P.I.: Assoc. Prof. Guangyi Wang, Department of Oceanography
Biocorrosion and Biofouling of Aluminum Alloys using molecular methods to identify the composition of fouling communities.
Presently: Marine installations are vulnerable to biocorrosion which is a serious problem for power generation facilities and the offshore oil and gas industry. Biocorrosion occurs when complex microbial consortia interact with metallic surfaces through the establishment of multispecies biofilms. Biofilms mediate interactions between metal surfaces and the liquid environment, leading to major modifications of the metal-solution interface by drastically changing the types and concentrations of ions, pH, and oxygen levels. The mechanism of biocorrosion is complex and insufficiently understood. While application of biocides and surfactants has been successful in mitigating biocorrosion these effects are generally temporary and may not be acceptable for use in sensitive marine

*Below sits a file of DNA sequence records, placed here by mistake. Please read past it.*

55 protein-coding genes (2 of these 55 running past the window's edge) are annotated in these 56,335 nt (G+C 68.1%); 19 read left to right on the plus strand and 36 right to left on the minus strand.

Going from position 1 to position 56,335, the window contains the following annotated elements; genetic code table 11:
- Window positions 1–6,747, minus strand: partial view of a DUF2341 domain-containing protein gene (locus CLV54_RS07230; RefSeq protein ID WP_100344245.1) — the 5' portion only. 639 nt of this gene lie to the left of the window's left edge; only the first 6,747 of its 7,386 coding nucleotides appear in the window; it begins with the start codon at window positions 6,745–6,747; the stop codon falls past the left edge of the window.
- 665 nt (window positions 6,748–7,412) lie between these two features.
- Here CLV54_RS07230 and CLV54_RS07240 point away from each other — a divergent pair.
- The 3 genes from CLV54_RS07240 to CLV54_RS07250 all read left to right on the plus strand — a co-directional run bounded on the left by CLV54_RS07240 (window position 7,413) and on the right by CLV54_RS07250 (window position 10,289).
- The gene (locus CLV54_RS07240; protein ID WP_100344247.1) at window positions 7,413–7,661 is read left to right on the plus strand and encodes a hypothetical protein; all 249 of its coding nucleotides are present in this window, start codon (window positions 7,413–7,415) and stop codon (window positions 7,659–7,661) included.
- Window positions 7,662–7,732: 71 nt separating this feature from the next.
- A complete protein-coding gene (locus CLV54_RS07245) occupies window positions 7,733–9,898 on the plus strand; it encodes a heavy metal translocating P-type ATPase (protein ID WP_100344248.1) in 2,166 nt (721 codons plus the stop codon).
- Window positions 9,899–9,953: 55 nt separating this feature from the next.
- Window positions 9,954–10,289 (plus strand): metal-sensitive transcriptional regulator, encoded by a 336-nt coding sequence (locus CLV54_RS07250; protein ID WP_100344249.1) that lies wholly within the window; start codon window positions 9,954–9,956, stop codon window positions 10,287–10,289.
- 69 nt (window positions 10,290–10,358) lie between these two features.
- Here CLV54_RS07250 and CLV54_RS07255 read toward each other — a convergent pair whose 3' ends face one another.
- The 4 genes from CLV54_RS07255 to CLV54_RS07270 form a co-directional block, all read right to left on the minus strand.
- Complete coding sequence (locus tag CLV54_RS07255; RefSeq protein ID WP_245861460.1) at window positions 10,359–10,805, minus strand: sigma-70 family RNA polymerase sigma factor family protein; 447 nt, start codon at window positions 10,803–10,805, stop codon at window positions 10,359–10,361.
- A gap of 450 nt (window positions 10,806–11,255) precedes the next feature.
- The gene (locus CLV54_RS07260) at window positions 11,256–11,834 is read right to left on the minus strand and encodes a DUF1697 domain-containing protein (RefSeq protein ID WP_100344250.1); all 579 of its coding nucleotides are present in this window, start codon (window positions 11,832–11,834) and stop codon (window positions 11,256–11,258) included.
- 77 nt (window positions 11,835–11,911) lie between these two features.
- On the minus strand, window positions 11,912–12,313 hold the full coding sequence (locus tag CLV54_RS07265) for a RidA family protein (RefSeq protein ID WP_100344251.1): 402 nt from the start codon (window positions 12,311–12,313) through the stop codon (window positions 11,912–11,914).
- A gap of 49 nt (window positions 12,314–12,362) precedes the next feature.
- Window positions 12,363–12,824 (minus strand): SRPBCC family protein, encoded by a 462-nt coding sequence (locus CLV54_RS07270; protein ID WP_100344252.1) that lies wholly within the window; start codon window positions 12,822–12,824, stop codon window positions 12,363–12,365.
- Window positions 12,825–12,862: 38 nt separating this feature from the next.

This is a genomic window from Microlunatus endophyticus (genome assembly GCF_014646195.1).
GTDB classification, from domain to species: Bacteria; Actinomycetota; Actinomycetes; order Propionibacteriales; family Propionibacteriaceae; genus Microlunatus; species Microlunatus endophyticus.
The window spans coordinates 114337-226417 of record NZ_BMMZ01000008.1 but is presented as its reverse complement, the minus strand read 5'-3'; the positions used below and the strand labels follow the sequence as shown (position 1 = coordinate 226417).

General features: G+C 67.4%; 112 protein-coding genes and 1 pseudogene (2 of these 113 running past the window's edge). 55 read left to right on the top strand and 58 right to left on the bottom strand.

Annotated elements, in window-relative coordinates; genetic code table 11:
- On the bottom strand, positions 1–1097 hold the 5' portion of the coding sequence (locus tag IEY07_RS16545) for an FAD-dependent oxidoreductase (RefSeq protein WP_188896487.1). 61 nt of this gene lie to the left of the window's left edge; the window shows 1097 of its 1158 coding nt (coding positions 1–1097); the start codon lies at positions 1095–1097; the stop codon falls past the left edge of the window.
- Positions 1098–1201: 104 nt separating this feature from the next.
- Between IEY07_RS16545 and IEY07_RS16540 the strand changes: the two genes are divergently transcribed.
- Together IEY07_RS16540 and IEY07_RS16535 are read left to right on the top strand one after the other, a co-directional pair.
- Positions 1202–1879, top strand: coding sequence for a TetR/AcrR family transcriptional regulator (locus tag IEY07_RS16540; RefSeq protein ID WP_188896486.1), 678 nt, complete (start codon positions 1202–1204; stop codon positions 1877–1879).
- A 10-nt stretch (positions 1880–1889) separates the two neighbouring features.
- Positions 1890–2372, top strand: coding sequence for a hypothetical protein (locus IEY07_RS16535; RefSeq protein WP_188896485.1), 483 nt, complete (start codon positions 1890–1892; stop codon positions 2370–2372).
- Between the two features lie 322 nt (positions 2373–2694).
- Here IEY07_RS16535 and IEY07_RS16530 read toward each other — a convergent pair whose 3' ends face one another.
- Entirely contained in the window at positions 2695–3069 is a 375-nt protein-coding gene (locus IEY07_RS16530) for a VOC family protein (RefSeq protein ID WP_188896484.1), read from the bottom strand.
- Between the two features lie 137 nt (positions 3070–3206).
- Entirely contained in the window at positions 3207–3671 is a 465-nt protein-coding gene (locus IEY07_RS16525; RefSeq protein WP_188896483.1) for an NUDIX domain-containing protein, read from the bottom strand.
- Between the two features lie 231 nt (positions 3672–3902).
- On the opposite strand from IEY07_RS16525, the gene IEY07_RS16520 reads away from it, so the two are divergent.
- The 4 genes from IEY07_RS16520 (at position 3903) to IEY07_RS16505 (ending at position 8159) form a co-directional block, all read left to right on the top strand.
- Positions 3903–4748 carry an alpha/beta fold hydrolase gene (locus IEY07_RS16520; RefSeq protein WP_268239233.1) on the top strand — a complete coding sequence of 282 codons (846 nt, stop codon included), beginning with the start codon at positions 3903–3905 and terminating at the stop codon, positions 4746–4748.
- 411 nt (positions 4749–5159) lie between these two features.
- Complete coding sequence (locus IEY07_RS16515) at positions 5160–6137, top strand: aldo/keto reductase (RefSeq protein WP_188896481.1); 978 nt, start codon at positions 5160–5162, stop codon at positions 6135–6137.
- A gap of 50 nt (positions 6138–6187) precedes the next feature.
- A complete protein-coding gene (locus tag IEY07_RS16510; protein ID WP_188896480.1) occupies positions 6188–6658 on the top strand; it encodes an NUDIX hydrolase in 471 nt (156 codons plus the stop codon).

Project: Biocorrosion of sample coupons was explored using molecular methods to identify the composition of fouling communities. Innovative marine coatings, containing natural compounds extracted from algae and sponges and conductive polymers, were tested in the laboratory to determine if they are effective in providing protection from biocorrosion to ferrous and non-ferrous metals. A progress report is available (Biofouling and Biocorrosion _ Progress Report). Work was discontinued due to NEPA Compliance requirements and information was incorporated into ongoing work by Makai Ocean Engineering at the OTEC Test Site. The latest progress report from the ongoing Aluminum corrosion experiment is OTEC Heat Exchanger Project_Aluminum Corrosion